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Overview

Comprehensive Description

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Creeping Bellflower has very showy flowers. Among the Eurasian bellflowers that are cultivated, this is the species that most often escapes — in part because it is more commonly cultivated. A species that has naturalized less often in Illinois, Campanula glomerata (Clustered Bellflower), has more erect flowers that are clustered together at the apex each central stem. The flowers of this species have sepals that are longer and wider than those of Creeping Bellflower. The circumboreal Campanula rotundifolia (Harebells) and native Campanulastrum americanum (American Bellflower) are quite distinct from Creeping Bellflower. Harebells has linear leaves along its stems and its bell-shaped flowers are smaller in size (usually less than 1" in length) than those of creeping Bellflower. The flowers of American Bellflower have shallow corollas that are star-shaped with widely spreading lobes; the older scientific name of this latter species is Campanula americana.
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© John Hilty

Source: Illinois Wildflowers

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Description

This introduced perennial plant is 1½–3' tall and little branched. The central stem is light green to reddish brown, glabrous to slightly hairy, and terete or angular. The alternate leaves are up to 5" long, 2" across, and variable in shape; the lowest leaves are often cordate-oval, while the middle and upper leaves are ovate-lanceolate to lanceolate. All of these leaves have crenate or serrated margins; their upper surfaces are medium to dark green, while their lower surfaces are light green and short-hairy along the veins. The lower and middle leaves have slender petioles, while the upper leaves are more likely to be sessile. Sometimes short leafy stalks develop from the axils of the leaves on the central stem.  The central stem terminates in an elongated raceme of flowers up to 1' long. The flowers tend to nod downward along one side of the raceme on short pedicels. At the base of each pedicel, there is a small leafy bract that is linear-lanceolate in shape. Sometimes nodding flowers are produced from the axils of the upper leaves on longer pedicels. Each flower has a bell-shaped blue-violet corolla, 5 green sepals, 5 stamens, and an exerted style with 3 curled stigmas. The corolla is 1–1½" long and half as much across; it has 5 pointed lobes that are recurved. The sepals are linear-lanceolate in shape, widely spreading to recurved, and much smaller in size than the corolla. The style is white or pale purple. The blooming period occurs from mid-summer to early fall and lasts about a month. Each flower is replaced by a globoid seed capsule that contains several small seeds. The root system is rhizomatous. Occasionally, small colonies of plants are produced from the long rhizomes.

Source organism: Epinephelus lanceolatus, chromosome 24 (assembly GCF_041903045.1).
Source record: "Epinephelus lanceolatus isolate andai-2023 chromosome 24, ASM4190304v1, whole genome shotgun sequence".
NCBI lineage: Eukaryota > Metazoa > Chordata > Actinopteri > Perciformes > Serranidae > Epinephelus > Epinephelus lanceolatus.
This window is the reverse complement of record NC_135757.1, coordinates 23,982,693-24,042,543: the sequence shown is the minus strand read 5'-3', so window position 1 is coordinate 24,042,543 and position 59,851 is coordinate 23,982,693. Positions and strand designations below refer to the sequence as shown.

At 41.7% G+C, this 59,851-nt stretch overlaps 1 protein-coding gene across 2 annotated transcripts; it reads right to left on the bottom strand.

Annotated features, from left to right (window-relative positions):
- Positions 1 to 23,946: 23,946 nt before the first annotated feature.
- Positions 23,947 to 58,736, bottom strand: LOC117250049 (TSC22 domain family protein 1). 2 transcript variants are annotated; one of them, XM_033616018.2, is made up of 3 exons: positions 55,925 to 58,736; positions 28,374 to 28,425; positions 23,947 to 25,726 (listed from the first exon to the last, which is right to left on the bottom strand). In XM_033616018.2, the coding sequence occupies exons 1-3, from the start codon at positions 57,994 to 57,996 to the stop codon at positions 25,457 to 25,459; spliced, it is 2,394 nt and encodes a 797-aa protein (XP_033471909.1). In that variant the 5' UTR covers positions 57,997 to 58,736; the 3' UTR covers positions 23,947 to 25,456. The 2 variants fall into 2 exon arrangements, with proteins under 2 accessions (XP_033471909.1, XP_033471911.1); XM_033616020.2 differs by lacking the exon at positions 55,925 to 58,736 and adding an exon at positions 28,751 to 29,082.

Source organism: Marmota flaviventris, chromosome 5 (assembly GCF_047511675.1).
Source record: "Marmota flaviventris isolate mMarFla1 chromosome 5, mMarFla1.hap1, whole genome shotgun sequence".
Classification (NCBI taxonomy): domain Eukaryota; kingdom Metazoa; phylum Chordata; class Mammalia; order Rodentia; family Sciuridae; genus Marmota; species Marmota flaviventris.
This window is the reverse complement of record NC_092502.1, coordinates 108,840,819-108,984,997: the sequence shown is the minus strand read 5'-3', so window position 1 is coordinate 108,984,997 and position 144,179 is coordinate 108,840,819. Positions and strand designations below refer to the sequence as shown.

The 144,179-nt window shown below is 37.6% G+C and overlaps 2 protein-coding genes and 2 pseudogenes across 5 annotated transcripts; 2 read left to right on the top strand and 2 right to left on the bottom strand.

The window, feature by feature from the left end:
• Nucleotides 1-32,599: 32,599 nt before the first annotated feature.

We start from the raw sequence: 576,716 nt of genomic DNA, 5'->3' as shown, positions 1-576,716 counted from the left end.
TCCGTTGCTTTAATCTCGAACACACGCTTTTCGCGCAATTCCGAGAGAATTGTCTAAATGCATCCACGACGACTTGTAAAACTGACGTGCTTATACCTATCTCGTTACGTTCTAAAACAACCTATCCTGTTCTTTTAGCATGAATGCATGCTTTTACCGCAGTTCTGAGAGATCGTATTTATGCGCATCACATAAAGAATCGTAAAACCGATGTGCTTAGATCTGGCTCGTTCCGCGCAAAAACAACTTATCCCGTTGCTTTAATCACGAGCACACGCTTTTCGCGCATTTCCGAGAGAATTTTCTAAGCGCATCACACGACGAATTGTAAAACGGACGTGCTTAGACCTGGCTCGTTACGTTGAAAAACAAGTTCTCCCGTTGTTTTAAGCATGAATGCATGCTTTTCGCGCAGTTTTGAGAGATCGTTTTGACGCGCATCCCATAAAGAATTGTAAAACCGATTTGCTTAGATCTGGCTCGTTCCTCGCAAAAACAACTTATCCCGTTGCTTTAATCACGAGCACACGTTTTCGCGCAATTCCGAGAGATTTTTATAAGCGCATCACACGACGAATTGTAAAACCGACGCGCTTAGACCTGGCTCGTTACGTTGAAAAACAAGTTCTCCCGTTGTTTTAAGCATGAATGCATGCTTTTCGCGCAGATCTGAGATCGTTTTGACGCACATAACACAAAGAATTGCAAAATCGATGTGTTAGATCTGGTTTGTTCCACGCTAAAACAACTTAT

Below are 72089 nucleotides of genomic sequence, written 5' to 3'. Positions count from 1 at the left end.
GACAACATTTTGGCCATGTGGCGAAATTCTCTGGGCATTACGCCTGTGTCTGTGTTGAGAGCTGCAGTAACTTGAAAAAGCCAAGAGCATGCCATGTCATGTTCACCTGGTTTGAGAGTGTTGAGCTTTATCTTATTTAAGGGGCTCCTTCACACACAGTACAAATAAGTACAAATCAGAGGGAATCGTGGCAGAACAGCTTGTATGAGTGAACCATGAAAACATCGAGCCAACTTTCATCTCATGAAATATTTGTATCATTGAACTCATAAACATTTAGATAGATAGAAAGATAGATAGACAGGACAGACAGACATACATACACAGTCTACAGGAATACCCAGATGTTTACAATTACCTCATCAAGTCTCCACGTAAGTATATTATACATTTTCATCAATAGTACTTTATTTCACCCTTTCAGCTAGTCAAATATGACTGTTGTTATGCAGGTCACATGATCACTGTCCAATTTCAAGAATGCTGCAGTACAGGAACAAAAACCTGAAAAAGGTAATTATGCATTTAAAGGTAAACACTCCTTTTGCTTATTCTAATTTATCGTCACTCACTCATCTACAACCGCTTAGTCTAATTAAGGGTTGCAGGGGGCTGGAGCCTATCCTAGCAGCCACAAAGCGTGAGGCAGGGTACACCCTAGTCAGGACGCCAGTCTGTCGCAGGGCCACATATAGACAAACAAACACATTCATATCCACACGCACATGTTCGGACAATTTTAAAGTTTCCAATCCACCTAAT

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© John Hilty

Source: Illinois Wildflowers

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Miscellaneous Details

"Notes: Western Ghats, Cultivated, Native of Mediterranean Region"
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© India Biodiversity Portal

Source: India Biodiversity Portal

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Distribution

National Distribution

Canada

Origin: Exotic

Regularity: Regularly occurring

Currently: Unknown/Undetermined

Confidence: Confident

United States

Origin: Exotic

Regularity: Regularly occurring

Currently: Unknown/Undetermined

Confidence: Confident

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© NatureServe

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Tamil Nadu: Dindigul
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Physical Description

Diagnostic Description

Diagnostic

Habit: Herb
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Ecology

Associations

Faunal Associations

According to Müller (1873/1883), the flowers of Creeping Bellflower produce both nectar and pollen. Müller observed honeybees, bumblebees, Halictid bees, and other bees visiting the flowers for nectar or pollen in Germany; he also observed a Syrphid fly with a long proboscis (Rhingia sp.) sucking nectar from the flowers. Aside from these observations, further information about floral-faunal relationships for this species are unavailable. Photographic Location
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© John Hilty

Source: Illinois Wildflowers

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In Great Britain and/or Ireland:
Foodplant / saprobe
scattered, brownish, covered then erumpent pycnidium of Ascochyta coelomycetous anamorph of Ascochyta carpathica is saprobic on dead peduncle of Campanula rapunculoides
Remarks: season: 10-3

Foodplant / parasite